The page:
As shown in FIG. 1, also, the hopper 22 is separated from the chamber 16 and the hopper 24 by a sloping partition 34 which is contiguous with the end wall 13, the opposite side walls 15 and 17 and extends down to and is contiguous with the intersection of adjacent sides of the truncated pyramidal bottom parts 18 and 20, as shown. Accordingly, dust laden air flowing into the chamber 16 through the opening 14 will normally undergo a decrease in velocity due to the enlarged volumetric capacity of the chamber 16 as compared with the conduit conducting the air stream to the filter unit 10. This action will result in inertial and gravitational forces acting on the relatively coarse particles entrained in the air stream, which particles will fall onto the partition 34 as well as directly into the hopper 24. The material which falls onto the partition 34 will normally slide downwardly into the hopper 24 as will be appreciated by those skilled in the art.
The collection and filtration unit 10 further includes a housing member, generally designated by the numeral 38, comprising a hollow box-like tower portion 40 integrally formed with a generally rectangular peripheral flange 42 adapted to be in sealing engagement with a portion of the flange 32 as illustrated in FIG. 1. In the embodiment of the present invention illustrated in FIG. 1, the remaining portion of the top of the housing 12 is covered by a cover plate 44 having the same peripheral dimensions as the flange 42. The flange 42 and cover plate 44 are secured to the flange 32 by suitable threaded fasteners 43.
Referring also to FIGS. 2 and 3, the housing member 38 is adapted to be disposed over a vertically extending cylindrical tubular duct 46 which extends from the hopper 22 upwardly through the partition 34 and into the interior of the tower portion 40 as shown. As shown in FIG. 3, the duct 46 has a peripheral dimension which permits it to fit snugly within the interior of the tower portion 40 to provide for somewhat triangular shaped flow channels or passages 48 which are in communication with the chamber 16. Alternatively, the duct 46 could be smaller than the interior chamber defined by the side walls of the tower portion 40 which would provide a continuous circumferential flow passage instead of the individual channels 48. Moreover, those skilled in the art will appreciate that the tower portion 40 could be cylindrical in cross sectional shape, rather than square as illustrated, and spaced from the duct 46 to provide an annular flow passage in place of the four separate flow passages 48.
The tower portion 40 includes a horizontal top wall 41 having a central opening 49 therein in communication with a clean air outlet duct 50 which is suitably fastened to the housing 38 and includes an outlet opening 52 for discharging dust free air from the collection and filtration unit 10. The opening 52 may, of course, be in communication with further duct means 53, for example, for conducting clean air to a final discharge point as desired.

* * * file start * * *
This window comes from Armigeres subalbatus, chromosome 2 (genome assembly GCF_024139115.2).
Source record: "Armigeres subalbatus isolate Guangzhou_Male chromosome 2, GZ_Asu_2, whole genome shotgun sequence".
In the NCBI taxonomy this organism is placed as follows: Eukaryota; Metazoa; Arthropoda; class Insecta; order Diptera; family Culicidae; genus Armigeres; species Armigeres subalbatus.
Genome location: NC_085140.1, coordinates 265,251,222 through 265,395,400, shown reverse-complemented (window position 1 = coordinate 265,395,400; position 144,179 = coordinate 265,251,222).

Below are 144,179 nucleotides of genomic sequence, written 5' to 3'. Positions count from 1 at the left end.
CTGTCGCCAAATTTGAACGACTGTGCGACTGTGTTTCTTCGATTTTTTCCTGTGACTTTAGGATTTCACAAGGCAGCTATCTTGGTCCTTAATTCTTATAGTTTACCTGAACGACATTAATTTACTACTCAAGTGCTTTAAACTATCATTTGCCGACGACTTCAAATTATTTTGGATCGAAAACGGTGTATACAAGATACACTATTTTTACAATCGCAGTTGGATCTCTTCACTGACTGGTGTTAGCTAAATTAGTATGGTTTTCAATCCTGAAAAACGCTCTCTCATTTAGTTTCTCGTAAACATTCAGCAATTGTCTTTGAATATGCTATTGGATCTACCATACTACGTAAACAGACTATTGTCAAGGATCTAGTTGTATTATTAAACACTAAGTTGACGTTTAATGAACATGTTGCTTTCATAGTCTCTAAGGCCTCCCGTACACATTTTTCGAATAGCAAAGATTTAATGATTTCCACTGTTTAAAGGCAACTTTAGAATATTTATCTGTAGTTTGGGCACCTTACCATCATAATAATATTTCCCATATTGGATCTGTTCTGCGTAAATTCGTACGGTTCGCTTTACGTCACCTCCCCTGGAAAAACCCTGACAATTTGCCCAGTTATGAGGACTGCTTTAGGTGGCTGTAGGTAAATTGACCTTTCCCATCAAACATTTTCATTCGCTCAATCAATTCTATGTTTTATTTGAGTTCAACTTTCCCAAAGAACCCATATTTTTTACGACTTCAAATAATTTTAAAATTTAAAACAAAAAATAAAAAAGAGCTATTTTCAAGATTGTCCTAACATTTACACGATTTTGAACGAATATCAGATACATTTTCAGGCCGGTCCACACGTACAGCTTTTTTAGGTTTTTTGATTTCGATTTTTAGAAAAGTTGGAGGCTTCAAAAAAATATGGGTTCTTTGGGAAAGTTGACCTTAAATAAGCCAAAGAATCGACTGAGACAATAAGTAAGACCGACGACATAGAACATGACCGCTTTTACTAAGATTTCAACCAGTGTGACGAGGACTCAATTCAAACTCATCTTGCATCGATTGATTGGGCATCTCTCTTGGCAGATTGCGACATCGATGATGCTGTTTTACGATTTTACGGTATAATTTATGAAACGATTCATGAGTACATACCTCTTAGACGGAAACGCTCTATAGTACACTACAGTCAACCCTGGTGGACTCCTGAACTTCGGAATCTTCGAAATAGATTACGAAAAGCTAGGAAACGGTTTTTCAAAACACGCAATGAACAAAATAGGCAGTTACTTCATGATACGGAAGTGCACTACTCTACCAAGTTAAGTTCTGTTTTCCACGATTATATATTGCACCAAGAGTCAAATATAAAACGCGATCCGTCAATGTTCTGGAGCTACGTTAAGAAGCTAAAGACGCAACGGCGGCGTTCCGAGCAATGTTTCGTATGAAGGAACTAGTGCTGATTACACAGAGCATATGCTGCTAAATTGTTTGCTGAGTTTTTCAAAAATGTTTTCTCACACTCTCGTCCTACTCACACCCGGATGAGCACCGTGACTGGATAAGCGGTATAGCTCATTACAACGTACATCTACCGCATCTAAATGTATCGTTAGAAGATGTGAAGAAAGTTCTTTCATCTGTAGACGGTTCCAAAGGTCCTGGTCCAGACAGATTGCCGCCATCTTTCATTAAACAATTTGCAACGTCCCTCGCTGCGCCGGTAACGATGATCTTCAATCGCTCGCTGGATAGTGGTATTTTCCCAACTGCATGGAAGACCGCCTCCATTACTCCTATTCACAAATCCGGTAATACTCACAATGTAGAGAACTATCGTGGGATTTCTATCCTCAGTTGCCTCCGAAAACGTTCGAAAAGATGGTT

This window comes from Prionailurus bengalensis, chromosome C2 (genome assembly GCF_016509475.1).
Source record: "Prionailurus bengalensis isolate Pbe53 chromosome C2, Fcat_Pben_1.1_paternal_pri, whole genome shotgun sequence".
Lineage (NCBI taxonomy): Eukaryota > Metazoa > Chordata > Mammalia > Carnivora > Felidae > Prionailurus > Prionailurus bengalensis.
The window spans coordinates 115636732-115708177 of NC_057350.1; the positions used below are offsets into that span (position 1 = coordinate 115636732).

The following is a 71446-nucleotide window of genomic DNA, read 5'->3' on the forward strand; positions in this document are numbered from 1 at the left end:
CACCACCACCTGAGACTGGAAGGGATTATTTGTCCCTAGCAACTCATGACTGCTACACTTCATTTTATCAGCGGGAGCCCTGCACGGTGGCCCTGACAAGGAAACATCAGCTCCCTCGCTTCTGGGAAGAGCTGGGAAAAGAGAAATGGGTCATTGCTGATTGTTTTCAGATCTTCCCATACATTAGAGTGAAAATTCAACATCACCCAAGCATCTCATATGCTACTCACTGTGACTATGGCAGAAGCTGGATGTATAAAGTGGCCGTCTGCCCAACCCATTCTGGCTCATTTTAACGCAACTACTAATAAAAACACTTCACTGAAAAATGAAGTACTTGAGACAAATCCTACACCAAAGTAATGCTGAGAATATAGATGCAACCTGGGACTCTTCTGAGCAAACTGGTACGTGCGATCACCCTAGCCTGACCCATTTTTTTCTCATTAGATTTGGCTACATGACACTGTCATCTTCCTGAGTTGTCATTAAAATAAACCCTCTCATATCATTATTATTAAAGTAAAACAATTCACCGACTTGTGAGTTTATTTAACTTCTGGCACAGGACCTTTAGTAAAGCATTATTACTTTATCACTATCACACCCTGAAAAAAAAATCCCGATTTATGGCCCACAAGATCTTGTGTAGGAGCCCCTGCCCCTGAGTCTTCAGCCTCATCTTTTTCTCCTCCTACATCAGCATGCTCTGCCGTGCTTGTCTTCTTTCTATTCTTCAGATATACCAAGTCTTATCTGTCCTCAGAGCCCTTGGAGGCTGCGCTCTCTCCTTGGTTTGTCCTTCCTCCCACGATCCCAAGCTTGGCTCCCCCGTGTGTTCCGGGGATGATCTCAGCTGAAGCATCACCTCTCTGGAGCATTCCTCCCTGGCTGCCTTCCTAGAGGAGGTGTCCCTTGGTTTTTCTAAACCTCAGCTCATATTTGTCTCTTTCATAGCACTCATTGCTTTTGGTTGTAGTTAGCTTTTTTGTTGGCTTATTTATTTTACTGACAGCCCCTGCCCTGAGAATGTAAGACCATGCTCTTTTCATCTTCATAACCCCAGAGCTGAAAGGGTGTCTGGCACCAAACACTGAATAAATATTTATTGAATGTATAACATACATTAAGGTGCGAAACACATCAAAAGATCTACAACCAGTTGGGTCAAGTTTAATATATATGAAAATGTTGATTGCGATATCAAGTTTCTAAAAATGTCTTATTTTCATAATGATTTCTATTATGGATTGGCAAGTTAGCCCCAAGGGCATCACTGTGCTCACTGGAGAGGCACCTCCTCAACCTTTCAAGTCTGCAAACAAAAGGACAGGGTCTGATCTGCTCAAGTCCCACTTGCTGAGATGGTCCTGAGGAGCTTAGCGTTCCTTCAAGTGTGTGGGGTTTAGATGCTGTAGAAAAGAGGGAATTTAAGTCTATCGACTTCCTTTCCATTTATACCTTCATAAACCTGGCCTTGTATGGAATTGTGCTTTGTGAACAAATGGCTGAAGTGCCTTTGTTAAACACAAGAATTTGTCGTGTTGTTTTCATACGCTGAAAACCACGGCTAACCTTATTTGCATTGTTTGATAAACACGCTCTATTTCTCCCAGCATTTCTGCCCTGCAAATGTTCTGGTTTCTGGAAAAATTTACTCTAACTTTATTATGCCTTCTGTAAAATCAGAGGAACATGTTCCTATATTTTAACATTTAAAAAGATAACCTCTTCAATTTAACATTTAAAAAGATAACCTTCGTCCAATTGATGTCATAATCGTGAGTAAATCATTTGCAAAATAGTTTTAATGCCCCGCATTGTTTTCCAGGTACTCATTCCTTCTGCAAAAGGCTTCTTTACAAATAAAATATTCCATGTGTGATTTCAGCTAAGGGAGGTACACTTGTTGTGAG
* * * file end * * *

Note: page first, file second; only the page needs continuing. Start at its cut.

As further shown in FIGS. 1, 2 and 3 of the drawings the filtration unit 10 includes a porous media or impingement type filter element, generally designated by the numeral 54, disposed within the interior of the housing portion 40 as well as substantially within the interior of the tubular duct 46. The filter element 54 may be of the pleated paper type similar to that, for example, disclosed in U.S. Pat. No. 4,209,310. The filter element 54 includes a bottom support member 56 having a suitable central opening for receiving an elongated bolt 58 extending from the outer top side of the duct 50 down through the center of the filter element and fitted with a nut to retain the filter element fixed within the tower portion 40, as shown.
The filter element 54 is fitted with a cylindrical cap member 60 which is removably disposed over the top of the element and includes around its lower edge a cylindrical flange including a plurality of radially extending stationary swirl vanes 62 which are pitched with respect to the longitudinal central axis of the filter element to induce a helical flow pattern to air flowing in the axial direction downwardly through the vanes into the interior of the duct 46. The peripheral edges of the vanes 62 are closely fitted within the interior of the duct 46 adjacent to the top edge thereof to provide for directing substantially all of the air flowing into the duct to pass through the passageways between adjacent vanes and be induced to flow in a generally helical or swirling flow path around the periphery of the filter element 54. The cap 60 is removably fitted over the filter element 54 and is held in assembly therewith within the housing 38. The cap 60 is sealingly engaged with a gasket 64 disposed between the cap and the wall 41 to prevent dust laden air from escaping directly from a chamber 66 to the outlet duct 50. As will be appreciated from the foregoing description the chamber 66 is in communication with the passages 48 for receiving the air flow stream with particles entrained therein which have not been separated in the chamber 16.